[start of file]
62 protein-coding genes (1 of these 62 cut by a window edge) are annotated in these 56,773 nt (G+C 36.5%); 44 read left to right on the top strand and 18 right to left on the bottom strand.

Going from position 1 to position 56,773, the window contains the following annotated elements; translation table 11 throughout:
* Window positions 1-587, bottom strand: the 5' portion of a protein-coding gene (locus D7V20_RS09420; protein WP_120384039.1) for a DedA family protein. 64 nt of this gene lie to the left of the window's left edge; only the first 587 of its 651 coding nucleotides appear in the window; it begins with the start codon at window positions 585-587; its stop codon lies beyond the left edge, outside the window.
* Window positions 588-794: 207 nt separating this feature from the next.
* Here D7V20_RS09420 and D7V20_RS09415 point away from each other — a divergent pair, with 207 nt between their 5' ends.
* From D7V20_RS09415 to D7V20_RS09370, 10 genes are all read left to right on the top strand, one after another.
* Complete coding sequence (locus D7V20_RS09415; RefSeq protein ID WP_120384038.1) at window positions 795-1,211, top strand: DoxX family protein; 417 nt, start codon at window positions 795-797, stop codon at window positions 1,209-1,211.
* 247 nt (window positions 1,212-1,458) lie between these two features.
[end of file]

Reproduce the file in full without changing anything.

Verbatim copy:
62 protein-coding genes (1 of these 62 cut by a window edge) are annotated in these 56,773 nt (G+C 36.5%); 44 read left to right on the top strand and 18 right to left on the bottom strand.

Going from position 1 to position 56,773, the window contains the following annotated elements; translation table 11 throughout:
* Window positions 1-587, bottom strand: the 5' portion of a protein-coding gene (locus D7V20_RS09420; protein WP_120384039.1) for a DedA family protein. 64 nt of this gene lie to the left of the window's left edge; only the first 587 of its 651 coding nucleotides appear in the window; it begins with the start codon at window positions 585-587; its stop codon lies beyond the left edge, outside the window.
* Window positions 588-794: 207 nt separating this feature from the next.
* Here D7V20_RS09420 and D7V20_RS09415 point away from each other — a divergent pair, with 207 nt between their 5' ends.
* From D7V20_RS09415 to D7V20_RS09370, 10 genes are all read left to right on the top strand, one after another.
* Complete coding sequence (locus D7V20_RS09415; RefSeq protein ID WP_120384038.1) at window positions 795-1,211, top strand: DoxX family protein; 417 nt, start codon at window positions 795-797, stop codon at window positions 1,209-1,211.
* 247 nt (window positions 1,212-1,458) lie between these two features.